In 2009, the Sierra Club gave SU an overall D+, placing us in 103rd out of 135 schools in rankings that included efficiency, energy, and waste among other categories.
The criteria for grading student involvement was based on level of student participation in sustainability initiatives and support for these activities from the college administration.
Of note is that SU did not submit a “student survey” as a portion of the larger campus survey to Green Report Card (Cornell and Ithaca did). Students in campus environmental and sustainability organizations would have been responsible for completing this form
“There is a clear divide between the ESF and SU campuses,” says David Katz, a wildlife sciences major at the State University of New York College of Environmental Science and Forestry. “Take for instance the recent conference on The Right to Water — very few students showed up, which demonstrates a lack of interest.”
In 2006, Dr. Rachel May, SU’s coordinator of sustainability education joined former ESF graduate student Eric Ripley to form the University Sustainability Action Coalition in an effort to increase communications between different sustainability programs across the SU and ESF campuses. In the beginning, the joint task force of students, faculty, and staff met regularly to discuss issues concerning energy use, recycling and other aspects of sustainability. But over time, interest from the student end fizzled out.
“Fifty people came to the first meeting,” says May. “The following year, we didn’t get a lot of repeats.”
May believes that the disappointing turnout was partly the failure of SU staff figuring out how to make environmental issues and reforms relevant to students.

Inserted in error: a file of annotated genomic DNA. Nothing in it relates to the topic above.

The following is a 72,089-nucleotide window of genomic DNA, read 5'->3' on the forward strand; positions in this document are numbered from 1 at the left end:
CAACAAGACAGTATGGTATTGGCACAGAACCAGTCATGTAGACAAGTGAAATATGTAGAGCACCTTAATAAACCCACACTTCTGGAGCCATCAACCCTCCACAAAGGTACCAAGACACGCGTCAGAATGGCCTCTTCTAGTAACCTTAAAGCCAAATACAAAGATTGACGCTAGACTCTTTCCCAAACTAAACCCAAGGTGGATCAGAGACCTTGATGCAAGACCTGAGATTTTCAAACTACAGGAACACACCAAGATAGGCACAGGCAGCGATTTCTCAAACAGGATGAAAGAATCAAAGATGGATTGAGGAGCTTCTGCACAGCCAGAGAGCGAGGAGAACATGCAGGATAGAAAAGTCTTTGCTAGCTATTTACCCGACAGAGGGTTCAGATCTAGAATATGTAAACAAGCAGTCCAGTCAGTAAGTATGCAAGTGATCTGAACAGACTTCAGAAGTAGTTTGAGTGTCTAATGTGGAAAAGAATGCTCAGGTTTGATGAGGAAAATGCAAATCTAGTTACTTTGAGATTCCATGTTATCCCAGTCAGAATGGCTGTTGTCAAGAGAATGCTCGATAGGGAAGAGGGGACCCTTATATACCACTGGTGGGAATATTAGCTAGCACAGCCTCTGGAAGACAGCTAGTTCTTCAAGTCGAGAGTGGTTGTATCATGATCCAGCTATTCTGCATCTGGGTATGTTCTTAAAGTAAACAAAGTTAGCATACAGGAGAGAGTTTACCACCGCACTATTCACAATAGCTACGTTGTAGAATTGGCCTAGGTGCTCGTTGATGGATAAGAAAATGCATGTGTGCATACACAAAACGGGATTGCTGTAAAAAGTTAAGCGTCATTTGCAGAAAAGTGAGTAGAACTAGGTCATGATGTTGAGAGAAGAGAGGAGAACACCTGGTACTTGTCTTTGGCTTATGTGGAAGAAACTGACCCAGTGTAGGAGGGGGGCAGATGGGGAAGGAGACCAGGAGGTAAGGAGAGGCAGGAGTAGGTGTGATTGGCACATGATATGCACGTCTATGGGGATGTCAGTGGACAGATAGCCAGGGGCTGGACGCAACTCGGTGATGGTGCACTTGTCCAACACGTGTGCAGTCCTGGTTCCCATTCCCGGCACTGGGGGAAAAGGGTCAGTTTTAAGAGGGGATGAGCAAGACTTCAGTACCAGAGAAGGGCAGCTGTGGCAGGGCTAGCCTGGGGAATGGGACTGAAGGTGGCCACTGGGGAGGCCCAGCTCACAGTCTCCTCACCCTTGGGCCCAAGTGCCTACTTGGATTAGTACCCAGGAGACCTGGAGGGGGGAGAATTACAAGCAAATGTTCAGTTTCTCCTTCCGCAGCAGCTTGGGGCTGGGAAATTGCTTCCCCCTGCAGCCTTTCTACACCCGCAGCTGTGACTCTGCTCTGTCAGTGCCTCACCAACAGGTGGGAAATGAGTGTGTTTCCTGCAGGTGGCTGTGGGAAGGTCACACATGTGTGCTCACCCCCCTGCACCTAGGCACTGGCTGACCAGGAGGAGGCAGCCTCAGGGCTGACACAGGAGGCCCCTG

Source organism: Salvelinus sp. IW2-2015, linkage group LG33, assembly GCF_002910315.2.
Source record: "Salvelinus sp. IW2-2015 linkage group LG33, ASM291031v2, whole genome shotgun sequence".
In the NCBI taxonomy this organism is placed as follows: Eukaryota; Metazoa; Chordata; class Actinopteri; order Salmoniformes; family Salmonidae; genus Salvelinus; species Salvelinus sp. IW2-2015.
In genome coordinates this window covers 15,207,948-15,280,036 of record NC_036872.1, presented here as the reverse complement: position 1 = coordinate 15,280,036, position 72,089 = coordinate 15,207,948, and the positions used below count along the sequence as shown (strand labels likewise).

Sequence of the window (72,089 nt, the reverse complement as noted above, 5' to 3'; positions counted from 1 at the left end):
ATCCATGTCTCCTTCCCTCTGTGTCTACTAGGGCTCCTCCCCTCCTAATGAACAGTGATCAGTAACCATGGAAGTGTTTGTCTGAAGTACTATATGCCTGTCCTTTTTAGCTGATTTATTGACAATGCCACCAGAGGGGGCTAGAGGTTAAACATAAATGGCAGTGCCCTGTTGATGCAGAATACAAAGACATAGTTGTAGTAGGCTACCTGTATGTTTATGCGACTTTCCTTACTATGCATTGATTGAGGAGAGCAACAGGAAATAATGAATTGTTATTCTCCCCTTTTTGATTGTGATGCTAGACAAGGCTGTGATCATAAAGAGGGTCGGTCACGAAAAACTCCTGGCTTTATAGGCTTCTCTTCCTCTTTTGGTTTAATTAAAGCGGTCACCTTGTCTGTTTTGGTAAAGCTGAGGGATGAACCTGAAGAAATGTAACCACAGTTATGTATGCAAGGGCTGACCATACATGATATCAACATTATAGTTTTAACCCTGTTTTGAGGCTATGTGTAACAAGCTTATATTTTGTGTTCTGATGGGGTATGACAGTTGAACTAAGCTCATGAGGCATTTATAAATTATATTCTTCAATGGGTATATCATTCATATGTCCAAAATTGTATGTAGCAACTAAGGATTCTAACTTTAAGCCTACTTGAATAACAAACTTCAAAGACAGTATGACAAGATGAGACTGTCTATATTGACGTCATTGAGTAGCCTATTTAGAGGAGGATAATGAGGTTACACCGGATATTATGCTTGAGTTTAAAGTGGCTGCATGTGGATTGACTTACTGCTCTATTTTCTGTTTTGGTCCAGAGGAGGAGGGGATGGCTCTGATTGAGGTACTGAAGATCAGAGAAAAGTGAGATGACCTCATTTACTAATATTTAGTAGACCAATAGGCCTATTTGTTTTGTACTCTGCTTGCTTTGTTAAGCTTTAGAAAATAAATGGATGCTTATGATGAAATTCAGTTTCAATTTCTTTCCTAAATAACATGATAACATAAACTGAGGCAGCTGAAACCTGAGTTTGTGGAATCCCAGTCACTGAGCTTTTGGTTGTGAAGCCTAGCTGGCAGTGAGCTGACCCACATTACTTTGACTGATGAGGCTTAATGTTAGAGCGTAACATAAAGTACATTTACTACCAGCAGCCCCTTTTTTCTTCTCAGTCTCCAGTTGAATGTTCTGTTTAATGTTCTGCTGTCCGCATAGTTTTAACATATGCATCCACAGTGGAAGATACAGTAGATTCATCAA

“Upper-level administration is very committed to the environment,” she says. “But a lot is being done behind the scenes that is not evident to students… students need some concrete ways to be involved where they can see the change.”
“You can see me picking litter off the ground,” joked sophomore Caitlin Clark. “If I knew how to get more involved on campus, I would.”
May also points out that USAC has difficulty getting students involved because university operations, such as passing large energy polices, don’t run on a semester schedule.
Administration often deals with long, complicated, and drawn-out processes that yield intangible results. Students who see themselves as transitory have a hard time investing themselves in environmental goals that have delayed environmental and economic implications. Most of us are, after all, usually only here for four years.
Lloyd also believes that the reason many students rank the environment low on their priority list is because they are simply unaware of environmental developments and issues on campus.
“I really believe one of the reasons students may not be active is because sustainability is not in the curriculum yet,” says Lloyd. “How can students get inspired about something they never hear about?”
One way is to design courses that will integrate more of the environment into the regular school curriculum. As of fall 2009, SU now offers a course on climate change as well as one on sustainability and development and sustainable energy systems in buildings.
Still, Lloyd does not deny the fact that finding ways to make students more alert of what’s happening on campus remains one of the Sustainability Division’s and USAC’s biggest challenges.
“A lot of people don’t realize how progressive the university is being,” says May, “and if students were more aware of that, they might be more engaged.”